Lecture | suitable for youth/adults
Foreign forces spend a lot of time and effort on influencing and confusing ones who elect. But what if they can simply change your voice electronically? Or even easier: determine the election result? At the election in 2017, many municipalities would not count ballots by hand. The voters in Finnmark in 2018 voted on the Internet, as do voters in Switzerland and Estonia. American voters use electronic voting machines. We look at how such systems can be attacked and how cryptography can protect us.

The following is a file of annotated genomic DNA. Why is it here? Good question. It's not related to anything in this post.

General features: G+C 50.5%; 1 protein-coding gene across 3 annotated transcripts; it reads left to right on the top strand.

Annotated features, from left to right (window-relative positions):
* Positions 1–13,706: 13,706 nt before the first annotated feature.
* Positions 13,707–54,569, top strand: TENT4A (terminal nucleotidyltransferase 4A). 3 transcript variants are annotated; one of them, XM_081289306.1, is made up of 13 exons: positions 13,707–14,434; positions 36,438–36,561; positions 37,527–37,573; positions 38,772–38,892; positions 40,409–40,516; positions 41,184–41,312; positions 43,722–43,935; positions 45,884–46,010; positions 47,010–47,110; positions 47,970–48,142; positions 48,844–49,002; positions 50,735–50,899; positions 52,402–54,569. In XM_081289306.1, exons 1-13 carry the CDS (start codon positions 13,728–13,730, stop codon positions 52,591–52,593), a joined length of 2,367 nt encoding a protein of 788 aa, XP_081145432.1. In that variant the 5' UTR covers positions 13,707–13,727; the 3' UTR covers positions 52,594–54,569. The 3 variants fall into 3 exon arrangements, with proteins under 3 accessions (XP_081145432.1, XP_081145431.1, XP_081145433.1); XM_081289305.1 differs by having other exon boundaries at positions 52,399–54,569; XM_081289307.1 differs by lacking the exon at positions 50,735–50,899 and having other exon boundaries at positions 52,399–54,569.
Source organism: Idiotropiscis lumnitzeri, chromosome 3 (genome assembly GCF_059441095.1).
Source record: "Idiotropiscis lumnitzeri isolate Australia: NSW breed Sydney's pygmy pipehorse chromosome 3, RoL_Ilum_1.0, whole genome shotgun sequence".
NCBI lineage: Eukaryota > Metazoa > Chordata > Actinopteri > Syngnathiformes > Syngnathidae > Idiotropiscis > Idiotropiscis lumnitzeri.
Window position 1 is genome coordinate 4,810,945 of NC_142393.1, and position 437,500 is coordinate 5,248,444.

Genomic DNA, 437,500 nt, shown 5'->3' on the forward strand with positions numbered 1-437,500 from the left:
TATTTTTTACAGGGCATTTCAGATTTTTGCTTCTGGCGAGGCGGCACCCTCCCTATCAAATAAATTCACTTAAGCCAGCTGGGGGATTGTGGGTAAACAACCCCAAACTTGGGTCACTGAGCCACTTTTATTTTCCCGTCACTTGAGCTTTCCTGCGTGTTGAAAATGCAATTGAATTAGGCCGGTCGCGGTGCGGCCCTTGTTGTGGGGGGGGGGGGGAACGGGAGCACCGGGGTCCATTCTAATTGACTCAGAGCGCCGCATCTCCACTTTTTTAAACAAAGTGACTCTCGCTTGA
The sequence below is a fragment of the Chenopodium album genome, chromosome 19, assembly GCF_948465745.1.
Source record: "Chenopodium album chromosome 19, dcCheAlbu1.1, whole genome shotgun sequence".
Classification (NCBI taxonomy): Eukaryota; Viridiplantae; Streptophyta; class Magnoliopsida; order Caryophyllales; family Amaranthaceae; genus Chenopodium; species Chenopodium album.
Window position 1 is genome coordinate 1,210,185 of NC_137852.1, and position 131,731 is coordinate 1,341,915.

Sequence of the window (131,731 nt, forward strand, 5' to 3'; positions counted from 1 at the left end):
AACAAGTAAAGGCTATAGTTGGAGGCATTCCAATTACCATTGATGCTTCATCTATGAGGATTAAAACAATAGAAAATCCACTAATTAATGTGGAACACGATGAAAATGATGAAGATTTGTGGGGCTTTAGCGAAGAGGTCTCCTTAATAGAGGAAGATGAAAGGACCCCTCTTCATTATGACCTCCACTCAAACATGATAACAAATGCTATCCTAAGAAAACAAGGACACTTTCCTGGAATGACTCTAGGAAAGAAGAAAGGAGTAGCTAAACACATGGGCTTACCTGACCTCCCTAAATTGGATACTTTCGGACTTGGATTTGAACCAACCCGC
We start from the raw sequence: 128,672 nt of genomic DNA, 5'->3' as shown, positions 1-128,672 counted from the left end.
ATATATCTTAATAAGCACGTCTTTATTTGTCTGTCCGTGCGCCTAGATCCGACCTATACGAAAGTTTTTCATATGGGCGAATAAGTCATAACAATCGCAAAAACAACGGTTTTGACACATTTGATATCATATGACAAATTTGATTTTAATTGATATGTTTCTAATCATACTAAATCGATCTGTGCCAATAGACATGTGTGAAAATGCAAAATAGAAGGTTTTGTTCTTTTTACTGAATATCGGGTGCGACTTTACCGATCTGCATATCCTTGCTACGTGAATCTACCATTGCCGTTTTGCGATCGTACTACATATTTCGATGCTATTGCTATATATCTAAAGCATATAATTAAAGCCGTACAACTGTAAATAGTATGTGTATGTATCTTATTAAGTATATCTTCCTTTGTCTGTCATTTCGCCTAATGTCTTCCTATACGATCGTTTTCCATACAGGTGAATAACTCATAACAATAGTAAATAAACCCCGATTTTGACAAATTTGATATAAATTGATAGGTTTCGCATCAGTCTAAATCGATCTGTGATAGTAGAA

Kristian Gjøsteen is a professor of mathematical cryptology at NTNU. He developed the cryptological solution that was used for internet voting at the municipal elections in 2011 and the Storting election in 2013. He has analyzed and demonstrated attacks against electronic identities, such as BankID.